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flourbug
11-29-2008, 08:54 AM
Scientists have identified new rifts on an Antarctic ice shelf that could lead to it breaking away from the Antarctic Peninsula, the European Space Agency said.

The Wilkins Ice Shelf, a large sheet of floating ice south of South America, is connected to two Antarctic islands by a strip of ice. That ice "bridge" has lost around 2,000 square kilometers (about 772 square miles) so far this year, the ESA said.

A satellite image captured November 26 shows new rifts on the ice shelf that make it dangerously close to breaking away from the strip of ice -- and the islands to which it's connected, the ESA said.

Scientists first spotted rifts in the ice shelf in late February, and they noticed further deterioration the following week. The period marks the end of the South Pole summer and is the time when such events are most likely, said Ted Scambos, a glaciologist at the National Snow and Ice Data Center at the University of Colorado in Boulder.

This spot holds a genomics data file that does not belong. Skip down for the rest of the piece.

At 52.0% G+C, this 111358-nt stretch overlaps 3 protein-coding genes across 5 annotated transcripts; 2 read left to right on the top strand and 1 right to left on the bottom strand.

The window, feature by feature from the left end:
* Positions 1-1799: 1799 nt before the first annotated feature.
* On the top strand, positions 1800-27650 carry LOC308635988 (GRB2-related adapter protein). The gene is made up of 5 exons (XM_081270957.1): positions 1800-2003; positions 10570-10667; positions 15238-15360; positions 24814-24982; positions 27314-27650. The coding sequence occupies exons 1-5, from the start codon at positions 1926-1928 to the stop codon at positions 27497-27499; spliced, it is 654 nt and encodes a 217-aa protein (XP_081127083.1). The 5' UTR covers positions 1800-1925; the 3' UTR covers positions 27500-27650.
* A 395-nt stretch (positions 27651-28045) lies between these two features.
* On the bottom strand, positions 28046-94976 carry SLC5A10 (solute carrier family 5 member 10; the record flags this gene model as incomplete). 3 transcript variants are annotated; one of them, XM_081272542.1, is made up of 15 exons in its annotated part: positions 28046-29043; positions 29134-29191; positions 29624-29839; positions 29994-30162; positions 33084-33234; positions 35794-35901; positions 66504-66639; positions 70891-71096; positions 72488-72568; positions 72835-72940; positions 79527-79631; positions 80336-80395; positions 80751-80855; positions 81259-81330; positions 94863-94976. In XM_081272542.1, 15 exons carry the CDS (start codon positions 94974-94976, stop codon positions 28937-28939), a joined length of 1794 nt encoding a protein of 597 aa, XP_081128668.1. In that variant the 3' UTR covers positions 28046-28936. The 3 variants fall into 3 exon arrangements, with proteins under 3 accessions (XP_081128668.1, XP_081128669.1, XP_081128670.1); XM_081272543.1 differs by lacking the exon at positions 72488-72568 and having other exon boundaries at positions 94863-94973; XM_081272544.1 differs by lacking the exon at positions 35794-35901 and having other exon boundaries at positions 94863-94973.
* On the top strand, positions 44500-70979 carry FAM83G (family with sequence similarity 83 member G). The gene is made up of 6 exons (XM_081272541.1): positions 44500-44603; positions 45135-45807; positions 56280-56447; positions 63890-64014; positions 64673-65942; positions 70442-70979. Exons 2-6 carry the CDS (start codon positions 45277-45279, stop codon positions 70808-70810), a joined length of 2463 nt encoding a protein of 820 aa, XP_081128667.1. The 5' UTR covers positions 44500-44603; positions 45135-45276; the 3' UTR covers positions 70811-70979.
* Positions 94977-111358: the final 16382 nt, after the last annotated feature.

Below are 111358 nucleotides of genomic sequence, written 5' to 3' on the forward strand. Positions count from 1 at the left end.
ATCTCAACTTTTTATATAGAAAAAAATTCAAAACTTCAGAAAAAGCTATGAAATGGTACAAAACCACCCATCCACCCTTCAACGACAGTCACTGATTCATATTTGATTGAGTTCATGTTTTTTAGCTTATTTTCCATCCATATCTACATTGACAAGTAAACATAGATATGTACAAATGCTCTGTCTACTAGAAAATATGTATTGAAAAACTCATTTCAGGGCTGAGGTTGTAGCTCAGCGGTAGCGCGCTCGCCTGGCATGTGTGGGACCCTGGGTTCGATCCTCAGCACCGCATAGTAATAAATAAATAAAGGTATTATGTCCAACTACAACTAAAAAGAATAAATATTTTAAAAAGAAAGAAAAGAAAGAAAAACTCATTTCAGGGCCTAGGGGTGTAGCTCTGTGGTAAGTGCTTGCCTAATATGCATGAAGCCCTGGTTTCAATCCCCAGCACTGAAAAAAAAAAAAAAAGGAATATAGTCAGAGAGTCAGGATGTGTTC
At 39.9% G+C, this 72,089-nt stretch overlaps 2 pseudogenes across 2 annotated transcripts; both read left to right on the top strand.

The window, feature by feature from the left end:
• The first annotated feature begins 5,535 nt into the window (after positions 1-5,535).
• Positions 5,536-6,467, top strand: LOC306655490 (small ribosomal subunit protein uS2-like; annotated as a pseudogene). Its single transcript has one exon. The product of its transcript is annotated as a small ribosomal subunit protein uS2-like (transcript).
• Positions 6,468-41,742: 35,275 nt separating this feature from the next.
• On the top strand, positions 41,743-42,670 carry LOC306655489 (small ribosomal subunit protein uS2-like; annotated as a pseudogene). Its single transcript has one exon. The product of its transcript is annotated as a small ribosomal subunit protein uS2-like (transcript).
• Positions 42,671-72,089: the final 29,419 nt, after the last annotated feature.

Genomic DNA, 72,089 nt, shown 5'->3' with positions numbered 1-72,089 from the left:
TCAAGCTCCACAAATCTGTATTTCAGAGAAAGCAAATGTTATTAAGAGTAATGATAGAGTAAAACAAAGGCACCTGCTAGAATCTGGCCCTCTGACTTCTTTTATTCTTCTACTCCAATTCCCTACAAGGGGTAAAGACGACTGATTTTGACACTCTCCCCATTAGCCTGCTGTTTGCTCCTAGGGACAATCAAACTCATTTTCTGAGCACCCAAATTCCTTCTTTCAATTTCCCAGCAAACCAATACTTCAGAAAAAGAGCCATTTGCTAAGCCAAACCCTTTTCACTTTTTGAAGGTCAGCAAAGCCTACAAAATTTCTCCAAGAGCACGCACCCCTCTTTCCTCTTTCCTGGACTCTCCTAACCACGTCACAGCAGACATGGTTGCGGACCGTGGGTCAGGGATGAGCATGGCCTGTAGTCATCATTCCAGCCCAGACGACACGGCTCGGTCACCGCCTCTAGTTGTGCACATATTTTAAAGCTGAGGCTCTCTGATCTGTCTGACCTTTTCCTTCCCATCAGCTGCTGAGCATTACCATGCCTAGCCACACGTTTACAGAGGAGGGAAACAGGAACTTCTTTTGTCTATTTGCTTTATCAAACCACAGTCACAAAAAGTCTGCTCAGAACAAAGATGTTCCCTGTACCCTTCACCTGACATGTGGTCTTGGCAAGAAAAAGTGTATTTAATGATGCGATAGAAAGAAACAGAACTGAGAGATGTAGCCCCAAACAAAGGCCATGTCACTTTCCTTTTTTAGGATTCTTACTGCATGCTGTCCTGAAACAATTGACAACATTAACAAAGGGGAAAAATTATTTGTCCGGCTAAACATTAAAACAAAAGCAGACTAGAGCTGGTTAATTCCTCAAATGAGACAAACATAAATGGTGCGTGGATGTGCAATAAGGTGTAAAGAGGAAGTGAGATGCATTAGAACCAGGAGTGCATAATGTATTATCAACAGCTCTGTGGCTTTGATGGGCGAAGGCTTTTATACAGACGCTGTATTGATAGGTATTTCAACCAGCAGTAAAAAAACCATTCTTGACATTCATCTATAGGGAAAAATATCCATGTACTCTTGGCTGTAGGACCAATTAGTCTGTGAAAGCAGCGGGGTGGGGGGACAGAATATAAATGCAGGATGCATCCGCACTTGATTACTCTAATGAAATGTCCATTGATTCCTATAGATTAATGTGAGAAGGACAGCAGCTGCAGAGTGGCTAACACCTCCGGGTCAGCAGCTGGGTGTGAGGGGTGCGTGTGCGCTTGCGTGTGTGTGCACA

Before the new rifts were spotted this week, the last cracks were noticed July 21.

"These new rifts, which have joined previously existing rifts on the ice shelf, threaten to break up the chunk of ice located beneath the 21 July date, which would cause the bridge to lose its stabilization and collapse," said Angelika Humbert, a scientist from Germany's Muenster University who spotted the cracks with Matthias Braun of the University of Bonn.

Wilkins is the size of the state of Connecticut, or about half the area of Scotland. It is the largest ice shelf on the Antarctic Peninsula yet to be threatened.

If the ice shelf breaks away from the peninsula, it will not cause a rise in sea level because it is already floating, scientists say.

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http://www.cnn.com/2008/WORLD/asiapcf/11/29/antarctic.ice.shelf.collapse/index.html